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DRC Rebel Ntaganda Is Guilty – ICC Prosecutors

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Ntaganda

Evidence presented at the International Criminal Court trial of a rebel leader known as “The Terminator” proves his guilt on all 18 charges he faces for his alleged role in deadly attacks in the Democratic Republic of the Congo, prosecutors told judges on Tuesday in their closing statement.

Rebel militia leader Bosco Ntaganda insists he is innocent of the charges, which include murder, rape and using child soldiers during attacks in the mineral-rich Ituri region of eastern DRC in 2002-2003. He faces a maximum sentence of life imprisonment if convicted.

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Lawyers citing witness testimony from his trial, which has been underway for nearly three years, said Ntaganda was a powerful military commander who set an example for his troops to follow, including by murdering civilians.

Senior trial lawyer Nicole Samson told judges that “the overwhelming weight of credible evidence in this case leaves no reasonable doubt that Bosco Ntaganda is guilty of counts one through 18 with which he is charged.”

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Ntaganda was first indicted in 2006, and was for years a symbol of impunity in Africa, once even serving as a general in DRC’s army before finally turning himself in in 2013 as his powerbase crumbled.

Prosecutors allege that he used child soldiers both as personal guards and sent them into battle, even buying small-sized boots for the underage soldiers.

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Ntaganda testified in his own defence at trial, telling judges that he was a professional soldier who sought to protect civilians, not attack them.

However, prosecutors used elements of Ntaganda’s testimony against him on Tuesday.

Lawyer Eric Iverson said that Ntaganda “by his own testimony, knew of the crimes committed” by forces under his command and failed to prevent, punish or investigate them.

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African News

Morocco: Teachers Protest Over Poor Working Conditions

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Morocco: Teachers Protest Over Poor Working Condition

More than ten thousand Moroccan teachers have staged a new protest in the capital, Rabat, on Sunday to demand better working conditions.  This followed another demonstration that was broken up by police.

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These nationwide teacher strikes in Morocco have continued for three weeks and have drawn at least seventy-thousand public school teachers, marching across the country to protest against a new teacher employment contract they see as an attack on their rights and financial security.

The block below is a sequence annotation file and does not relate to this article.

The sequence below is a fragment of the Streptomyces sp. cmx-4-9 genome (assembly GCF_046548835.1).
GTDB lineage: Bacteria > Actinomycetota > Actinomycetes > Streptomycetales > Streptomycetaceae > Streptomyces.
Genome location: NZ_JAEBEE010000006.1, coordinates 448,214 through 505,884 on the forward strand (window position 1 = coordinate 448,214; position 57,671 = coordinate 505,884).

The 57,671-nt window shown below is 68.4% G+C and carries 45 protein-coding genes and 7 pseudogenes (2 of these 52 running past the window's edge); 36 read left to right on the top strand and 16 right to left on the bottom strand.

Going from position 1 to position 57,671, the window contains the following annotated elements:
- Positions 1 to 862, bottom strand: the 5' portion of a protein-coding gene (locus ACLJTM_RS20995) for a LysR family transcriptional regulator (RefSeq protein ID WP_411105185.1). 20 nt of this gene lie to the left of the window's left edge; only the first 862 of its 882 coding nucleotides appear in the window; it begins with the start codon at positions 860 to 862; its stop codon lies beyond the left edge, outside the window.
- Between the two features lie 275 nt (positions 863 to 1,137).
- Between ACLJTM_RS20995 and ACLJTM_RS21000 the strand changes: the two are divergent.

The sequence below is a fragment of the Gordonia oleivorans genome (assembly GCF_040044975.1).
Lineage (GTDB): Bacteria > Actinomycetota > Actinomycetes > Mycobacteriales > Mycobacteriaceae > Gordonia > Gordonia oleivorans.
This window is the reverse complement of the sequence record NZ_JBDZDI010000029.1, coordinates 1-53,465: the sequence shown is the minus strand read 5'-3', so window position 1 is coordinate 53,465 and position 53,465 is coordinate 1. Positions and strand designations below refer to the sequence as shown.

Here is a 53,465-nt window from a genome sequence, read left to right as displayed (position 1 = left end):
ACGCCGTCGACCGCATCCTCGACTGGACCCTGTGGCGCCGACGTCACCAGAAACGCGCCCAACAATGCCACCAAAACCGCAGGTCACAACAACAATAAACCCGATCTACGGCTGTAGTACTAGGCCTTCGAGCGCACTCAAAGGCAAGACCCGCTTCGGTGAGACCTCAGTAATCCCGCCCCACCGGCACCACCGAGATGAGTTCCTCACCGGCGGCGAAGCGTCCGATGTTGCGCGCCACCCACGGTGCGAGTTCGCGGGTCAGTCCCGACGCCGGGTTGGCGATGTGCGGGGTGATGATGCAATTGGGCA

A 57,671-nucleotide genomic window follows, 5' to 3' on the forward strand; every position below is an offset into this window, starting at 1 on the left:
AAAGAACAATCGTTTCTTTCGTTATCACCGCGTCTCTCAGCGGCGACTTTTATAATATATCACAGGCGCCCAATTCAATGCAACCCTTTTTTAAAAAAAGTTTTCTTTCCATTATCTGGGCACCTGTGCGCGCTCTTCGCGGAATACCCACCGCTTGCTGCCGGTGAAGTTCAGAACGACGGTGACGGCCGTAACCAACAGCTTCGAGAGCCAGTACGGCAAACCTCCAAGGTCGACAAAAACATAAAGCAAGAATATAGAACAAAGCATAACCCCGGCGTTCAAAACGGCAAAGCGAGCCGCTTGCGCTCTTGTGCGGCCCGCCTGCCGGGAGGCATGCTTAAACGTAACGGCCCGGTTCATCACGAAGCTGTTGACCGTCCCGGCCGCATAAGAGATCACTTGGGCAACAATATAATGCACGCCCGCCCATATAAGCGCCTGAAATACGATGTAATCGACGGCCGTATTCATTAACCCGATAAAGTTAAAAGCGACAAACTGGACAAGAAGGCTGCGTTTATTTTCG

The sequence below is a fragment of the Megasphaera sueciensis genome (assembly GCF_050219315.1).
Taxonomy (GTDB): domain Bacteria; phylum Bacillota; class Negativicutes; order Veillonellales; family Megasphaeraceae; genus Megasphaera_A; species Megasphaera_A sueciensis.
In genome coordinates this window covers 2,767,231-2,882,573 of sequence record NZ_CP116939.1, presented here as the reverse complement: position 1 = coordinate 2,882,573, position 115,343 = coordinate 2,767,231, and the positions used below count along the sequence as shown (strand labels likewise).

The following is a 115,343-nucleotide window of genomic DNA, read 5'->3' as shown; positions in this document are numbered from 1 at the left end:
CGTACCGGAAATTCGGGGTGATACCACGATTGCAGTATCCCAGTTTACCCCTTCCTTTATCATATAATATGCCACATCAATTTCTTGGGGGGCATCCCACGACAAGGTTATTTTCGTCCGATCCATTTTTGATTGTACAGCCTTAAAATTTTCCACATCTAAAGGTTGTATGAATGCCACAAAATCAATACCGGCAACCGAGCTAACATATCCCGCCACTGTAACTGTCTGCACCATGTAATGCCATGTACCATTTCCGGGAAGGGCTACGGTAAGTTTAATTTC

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Their demands include legal due process for teachers facing dismissal, protection of the right to strike, periodic pay increases, increased teacher training, improved student transport and construction of more schools.

READ:  Worsening Ebola Crisis Leaves UN Security Council With Few Options

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African News

Cyclone Idai: Cases Of Cholera Reported In Storm-Hit Areas

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Cyclone Idai: Cases Of Cholera Reported In Hit Areas

Malawi, Mozambique, and Zimbabwe were hit last week by one of the biggest and most aggressive cyclones ever recorded in the Southern African region.  It took the storm a few hours to kill hundreds, topple homes, uproot trees and leave scores of residents submerged in water.

READ:  Top DRC Court Excludes Bemba From Presidential Race

Mozambique’s third largest city, Beira, received the largest share of the devastation.  The Port City was turned upside down.  The extent of the devastation is massive, and the city is still primarily without electricity, running water and mobile phone service.

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Relief organizations, including the international federation of the red cross and red crescent societies, say some cases of cholera had already been reported.

Meanwhile, Zimbabwe storm victims now face grief and hunger.  The country’s entertainment stars have organized a concert to raise funds to help victims.  There is growing fear of starvation in communities that have been cut off by smashed bridges or destroyed roads.

READ:  South African Sea Snails Under Threat From Surge In Poaching - Report

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UN says Death Toll From Massacre In Mali Now Up To 134

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United Nations says Death Toll From Massacre In Mali Now 134

The United Nations says death toll from massacre in a village in Mali has risen to 134.

An ethnic Dogon militia, already blamed for scores of attacks in central Mali over the past year, is said to have attacked an ethnic village just before dawn on Saturday. The militia accused the ethnic community of having ties to jihadist groups.

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A visiting UN representative said in Bamako the killings are an “unspeakable attack.”  Meanwhile, UN Secretary-General, Antonio Gutterres condemned the attack and called on Malian authorities to swiftly investigate and bring perpetrators to justice.

READ:  Worsening Ebola Crisis Leaves UN Security Council With Few Options

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